Blackout. The lights come up on another part of the stage. Renfield is on his knees with his hands clasped in an attitude of reverential prayer His eyes blaze.
RENFIELD looking up into the light
I am here to do your bidding, master. I am your slave and you will reward me, for I shall be faithful. I have worshipped you long and from far off. Now that you are near, I await your commands. And you will not pass me by, will you, dear master, in your distribution of good things?
Open this coffin.
Professor, are you in earnest or is this some monstrous joke?
If I could spare you one pang, my poor friend, God knows I would. But this night our feet must tread in thorny paths.
This is too much.
Would it not be well to hear what I have to say?
That's fair enough, Arthur.
But this is desecration... desecration of the grave.
Lucy is dead, is it not so? Yes! Then there can be no wrong to her. But if she is not dead ...
Good God! What do you mean? Has there been any mistake? Has she been buried alive?
I did not say she was alive, my child; I did not think it. I go no further than to say that she might be Undead.
Undead? Not alive? What do you mean? This is all a nightmare.
There are mysteries which men can only guess at, which age by age they may solve only in part.
DR Van Helsing, you try me too far! What have I done that you should torture me so? What did that poor sweet girl do that you should want to cast such dishonour on her grave? Are you mad that you speak such things, or am I mad that I listen to them? Don't dare to think more of such a desecration. I shall not give my consent. I have a duty to protect her grave from outrage and, by God, I shall!
VAN HELSING gravely and sternly
My Lord Godalming, I too have a duty to do ... a duty to others, a duty to you, a duty to the dead ... and, by God, I shall do it! ... You were here with me yesterday. Was the body of Miss Lucy in that coffin?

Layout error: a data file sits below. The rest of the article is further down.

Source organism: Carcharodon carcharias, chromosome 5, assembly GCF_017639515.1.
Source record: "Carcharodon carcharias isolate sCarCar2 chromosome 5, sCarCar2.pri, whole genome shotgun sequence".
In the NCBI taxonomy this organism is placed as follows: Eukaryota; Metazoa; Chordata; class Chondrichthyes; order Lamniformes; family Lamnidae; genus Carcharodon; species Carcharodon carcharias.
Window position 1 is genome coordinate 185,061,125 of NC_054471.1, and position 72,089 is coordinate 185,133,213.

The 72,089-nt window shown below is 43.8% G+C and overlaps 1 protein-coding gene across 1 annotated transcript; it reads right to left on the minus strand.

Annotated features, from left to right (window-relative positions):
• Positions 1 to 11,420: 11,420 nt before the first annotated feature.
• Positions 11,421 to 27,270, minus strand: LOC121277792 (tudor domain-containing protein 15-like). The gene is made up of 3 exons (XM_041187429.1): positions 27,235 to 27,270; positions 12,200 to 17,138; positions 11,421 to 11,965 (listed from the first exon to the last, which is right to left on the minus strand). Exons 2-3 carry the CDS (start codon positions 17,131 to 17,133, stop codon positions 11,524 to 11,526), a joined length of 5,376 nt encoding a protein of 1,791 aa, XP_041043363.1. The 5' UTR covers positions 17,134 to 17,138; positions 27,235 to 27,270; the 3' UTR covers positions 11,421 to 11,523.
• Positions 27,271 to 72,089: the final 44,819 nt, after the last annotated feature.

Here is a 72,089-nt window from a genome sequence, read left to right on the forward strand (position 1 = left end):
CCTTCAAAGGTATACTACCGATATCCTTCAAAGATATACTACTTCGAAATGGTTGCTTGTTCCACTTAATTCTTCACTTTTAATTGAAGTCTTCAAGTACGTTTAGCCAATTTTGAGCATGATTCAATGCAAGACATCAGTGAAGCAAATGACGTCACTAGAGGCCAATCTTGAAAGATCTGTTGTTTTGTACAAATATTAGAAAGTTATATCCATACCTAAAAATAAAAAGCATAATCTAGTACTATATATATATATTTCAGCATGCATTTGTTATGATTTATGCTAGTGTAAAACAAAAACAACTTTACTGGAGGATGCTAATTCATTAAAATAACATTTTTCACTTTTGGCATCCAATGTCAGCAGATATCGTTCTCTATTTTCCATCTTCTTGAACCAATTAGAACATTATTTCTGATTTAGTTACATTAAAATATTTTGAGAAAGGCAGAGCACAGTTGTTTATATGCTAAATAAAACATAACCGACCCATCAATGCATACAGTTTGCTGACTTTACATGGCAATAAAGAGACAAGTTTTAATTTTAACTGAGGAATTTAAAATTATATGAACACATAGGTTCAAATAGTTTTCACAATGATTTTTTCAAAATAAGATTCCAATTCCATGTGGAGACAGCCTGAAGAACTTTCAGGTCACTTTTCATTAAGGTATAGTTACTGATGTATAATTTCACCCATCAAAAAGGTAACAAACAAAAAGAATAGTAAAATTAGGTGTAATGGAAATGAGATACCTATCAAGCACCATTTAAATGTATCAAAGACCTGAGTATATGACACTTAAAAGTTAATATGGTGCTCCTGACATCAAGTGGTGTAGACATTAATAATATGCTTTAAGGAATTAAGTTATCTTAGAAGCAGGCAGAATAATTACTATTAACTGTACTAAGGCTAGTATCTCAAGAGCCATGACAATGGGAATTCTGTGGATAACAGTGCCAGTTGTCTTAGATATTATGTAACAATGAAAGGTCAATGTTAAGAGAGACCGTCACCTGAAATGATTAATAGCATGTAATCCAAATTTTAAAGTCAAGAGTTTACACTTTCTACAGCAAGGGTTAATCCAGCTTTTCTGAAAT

Yes, it was.
Then why are you afraid to look in it today?
Sudden crashing chord. The lights suddenly darken. Smoke starts to fill the stage, eerie music, and the lights slowly change to red. Lucy appears upstage in a white gown, her face ugly and contorted, her eyes glowing with demonic fury. She approaches slowly and points threateningly at the three. They back off and she pursues them around the stage. Very loud music as Van Helsing brings out a golden crucifix and fixes it to Lucy's forehead Smoke comes from her forehead and she champs in fury bringing blood out in her mouth - from a blood capsule.
VAN HELSING shouting above the music
Nosferatu! Nosferatu! Keep back ... stay behind me.
Lucy staggers and is about to fall when Dracula appears upstage in his red spot. He points to Lucy with his hand and she seems to draw strength from his power. He draws her towards him and there is a struggle between Van Helsing's crucifix and the Count's extraordinary power. Finally Lucy falls into the Counts' arms and he carries her off.
Vrolok der Vampyr.
We await him.
To destroy him.
Send him so that we may live.
[A whisper.] Send him so that we may live.
Blackout We are back in England again, but the peasants remain at the edges of the stage, staring out from the background, until the end of the play.
Lights up Centre stage, where Mina is sitting on her chair. Van Helsing is standing behind her.
Professor, I want you to hypnotise me. He is linked to me through my blood. I can feel him there. Do it before the dawn. Be quick, for I feel the time is short.
ALL PEASANTS in whispers
Vrolok der Vampyr.
The peasants continue their whispered chant as Van Helsing passes his hands in front of Mina's eyes until she is gazing fixedly ahead. Gradually her eyes close and she sits stock still The whispering fades.
VAN HELSING Where are you?
I do not know. Sleep has no place it can call its own.
VAN HELSING to Jonathan who is in the background
Pull up the blind.
Jonathan mimes pulling up the blind. A streak of red lights falls across the room.
Where are you now?
I do not know. It is all strange to me.
What do you see?
I can see nothing. It is all dark.
What do you hear?
ALL PEASANTS in whispers
Vrolok der Vampyr.
I can hear voices. Strange voices.
The lapping of water. It is gurgling by, and little waves leap. I can hear them on the outside.
Then you are on a ship?
What else do you hear?
Sample Pages from Production Notes
PRODUCTION NOTES + TECHNICAL CUES etc.
N.B. These notes are suggestions only. You may find them helpful to follow; or they may act as a springboard for your own ideas; or you can choose to ignore them entirely!